Anne took a deep breath and let it out. "Charles, you have no idea what you're asking." Meeting his eyes, she sighed. "I'm not the same girl you knew all those years ago."
"And I'm not the same man I was," he said simply. "Time changes us. Some for the good." He glanced at McCoy. Then, he shrugged again. "And some for the worse."
"What makes you so sure I'm qualified to handle this? I'm not a psychiatric nurse or even trained in psychology. I just empty bed pans and make sure patients don't harm themselves."
This time, when he looked directly into her eyes, she felt as if he could see down into her very soul. As strange as it seemed, it wasn't a particularly unwelcome or comfortable feeling. Finally, he spoke softly, as if trying to convince her. "Because of who you are and the life you've lived, you're uniquely qualified."
She laughed. "I barely passed my nurse's eval!"
"Not what I meant, Anne, and you know it." His tone lowered with that statement, leaving her feeling as if she'd just stepped out of line.
She narrowed her eyes, irritated at how he acted as if he truly knew what she'd done. "What do you know of me?"
"I remember nights at the library," he said in that same soft tone. "Nights when you swore me to silence and begged that I wouldn't do what was running through my mind. And I remember what you faced when you returned home. A man can infer a lot from that, and being here cannot be easy on you."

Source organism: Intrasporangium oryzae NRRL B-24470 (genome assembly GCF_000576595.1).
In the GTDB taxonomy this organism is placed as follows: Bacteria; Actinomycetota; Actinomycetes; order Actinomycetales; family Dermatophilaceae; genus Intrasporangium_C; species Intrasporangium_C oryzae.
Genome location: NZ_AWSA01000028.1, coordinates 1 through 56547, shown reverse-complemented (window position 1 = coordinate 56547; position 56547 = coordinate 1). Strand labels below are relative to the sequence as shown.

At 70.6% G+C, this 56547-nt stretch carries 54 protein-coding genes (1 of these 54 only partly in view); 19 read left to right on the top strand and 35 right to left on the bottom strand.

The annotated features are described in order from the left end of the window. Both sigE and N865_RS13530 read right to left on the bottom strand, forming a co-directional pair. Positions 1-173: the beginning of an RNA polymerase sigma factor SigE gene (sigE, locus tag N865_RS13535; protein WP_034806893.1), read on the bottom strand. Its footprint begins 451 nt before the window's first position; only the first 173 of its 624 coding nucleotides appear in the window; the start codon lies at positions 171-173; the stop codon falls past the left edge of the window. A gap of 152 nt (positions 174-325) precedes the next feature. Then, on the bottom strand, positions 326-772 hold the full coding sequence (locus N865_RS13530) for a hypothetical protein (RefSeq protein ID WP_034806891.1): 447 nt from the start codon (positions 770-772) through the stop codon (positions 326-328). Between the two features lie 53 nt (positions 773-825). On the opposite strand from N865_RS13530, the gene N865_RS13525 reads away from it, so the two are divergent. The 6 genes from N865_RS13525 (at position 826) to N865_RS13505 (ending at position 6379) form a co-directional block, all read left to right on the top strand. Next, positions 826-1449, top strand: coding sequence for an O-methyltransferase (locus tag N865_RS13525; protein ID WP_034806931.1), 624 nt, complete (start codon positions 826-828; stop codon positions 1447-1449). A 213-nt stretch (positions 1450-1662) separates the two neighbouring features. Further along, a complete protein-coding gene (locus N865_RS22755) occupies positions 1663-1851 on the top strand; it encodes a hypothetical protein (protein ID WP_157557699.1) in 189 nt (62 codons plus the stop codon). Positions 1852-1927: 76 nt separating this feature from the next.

"No, it's not." Anne drew in a deep breath, trying not to let him see how thoroughly he'd unnerved her. But he was right. She had recognized certain signs the moment she walked through the door. Now, she decided to be frank. "You're an alcoholic?"
"And drug addict." He shrugged again. "I'm not proud of it, nor am I willing to advertise it. However, I am willing to admit I need help to overcome it."
"Why?" She glared at him. "Why turn to the bottle? Why would someone like you—someone who had everything—give it all up for a few hours or days of oblivion?"
He took a long moment to speak, but, when he did, his voice broke. "Because," he said in a voice barely above a whisper, "I lost everything. Raven, my dreams, even myself."
Because of a gunshot wound? Anne frowned as the thought crossed her mind. But she didn't say anything for a long moment, letting Charles handle the bitterness of revealing such personal information. Of course she remembered Raven, his pretty sister that always seemed so supportive of his research. What had happened to change such a devoted relationship between the siblings, different though they were?
Charles drew in a sharp breath and seemed to get his thoughts under control. "Now you see why I need you? Why I want someone like you in my house? You pulled yourself out, Anne. You worked up the courage to get away from Franklin, to get out of England, and to start again." He shook his head. "I don't have that, but you did. As a result, you seem to be the perfect person to help me."
But what will it do to me? Can I go back to those days, when everything in me wanted to go back to England, back to him? Back to the drugs and drinking and not caring? Or caring too much? These questions flew through Anne's mind as she tried to understand just why Charles would ask her to do such a thing. And what about those things that he doesn't know about? Surely there has been someone much more qualified than I am respond to this ad.